Art Chicago Exhibition

May 23, 2011

Student and faculty member sell sculptures at Art Chicago

Bradley University made its mark on Art Chicago 2011, a contemporary and modern art show, which ran April 29 to May 2. Thirty-six sculptures were sold during the international event, one of them the work of a Bradley student and another by a faculty member.

Four Bradley sculpture students showcased work at the event: Amber Cancino, Brittany Takata, Theresa Stoodley, and Richard Welsh. A buyer purchased Welsh's piece for $650 and has expressed interest in additional works by the Bradley senior.

The piece is titled "Time Stop -Boom." A bronze casting of a grenade that was rendered to look as though it had exploded, Welsh confessed that it wasn't really meant to sell.

"It was honestly not intended to sell, considering that I enjoyed it so much, so I had over-priced it," Welsh said.

"I was completely enamored with the idea of selling something that was crafted by my own hands. Someone was willing to pay money for it and hopefully enjoy it," Welsh said.

Bradley alumnus Kyle Chipman and Adjunct Instructor Jaci Willis also contributed work to the exhibition. Willis sold a sculpture made of alabaster and 100 year-old pine called "Torso." It was purchased by a gallery in North Carolina, which has expressed interest in more of her work.

The traffic we attracted was incredible. We will definitely put business cards next to our pieces next time," Willis said.

For students, the exhibition was also a rare opportunity to share their projects alongside the work of respected professionals.

"The Chicago Sculpture International group's planning of this event opened the door for many of us who did not have gallery representation. Our students benefitted greatly by getting to show their work next to professional sculptors and gaining knowledge on how the business world of art works," Willis said.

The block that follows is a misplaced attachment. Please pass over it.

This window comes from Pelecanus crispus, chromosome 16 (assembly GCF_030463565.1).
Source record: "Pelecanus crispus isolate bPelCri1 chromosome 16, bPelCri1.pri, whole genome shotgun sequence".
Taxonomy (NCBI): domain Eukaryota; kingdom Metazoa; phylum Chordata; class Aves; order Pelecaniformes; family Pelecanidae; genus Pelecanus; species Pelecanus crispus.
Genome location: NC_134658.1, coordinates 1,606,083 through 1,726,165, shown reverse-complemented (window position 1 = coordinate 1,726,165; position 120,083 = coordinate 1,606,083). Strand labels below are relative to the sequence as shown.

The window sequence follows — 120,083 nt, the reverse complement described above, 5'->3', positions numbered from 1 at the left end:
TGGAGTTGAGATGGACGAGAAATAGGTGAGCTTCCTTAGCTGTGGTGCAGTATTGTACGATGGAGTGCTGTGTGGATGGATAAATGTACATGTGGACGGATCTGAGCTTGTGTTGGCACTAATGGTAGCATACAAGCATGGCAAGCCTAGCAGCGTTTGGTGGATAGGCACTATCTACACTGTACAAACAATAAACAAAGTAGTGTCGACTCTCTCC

Associate Professor Fisher Stolz, who had a large-scale sculpture on display outside the event and a small-scale work inside the exhibit, listed many more benefits tied to the department's participation in Art Chicago.

"The students are now members of the International Sculpture Center, receiving benefits such as a year's subscription to 'Sculpture' magazine, the leading publication in our field," Stolz said.

"They are also members of Chicago Sculpture International, with opportunities to exhibit in other CSI shows, visit professional sculptors' studios during CSI-organized open studio events, attend CSI meetings that feature guest speakers related to a variety of topics in our field, from collecting and applying for exhibitions to insurance and gallery and museum procedures," Stolz said.

Students were also able to network with others in their field and view "a wide variety of contemporary work done by significant artists, past and present."

Welsh found the event to be beneficial for a different reason.

"It was a surprise to me, because I had never sold anything of much worth in my entire art career as a student. To actually have a distinguished sale under my belt is a nice feeling," Welsh said.

Back at Bradley, Welsh was named an Outstanding Student in Sculpture at the Slane College 2011 Awards Banquet.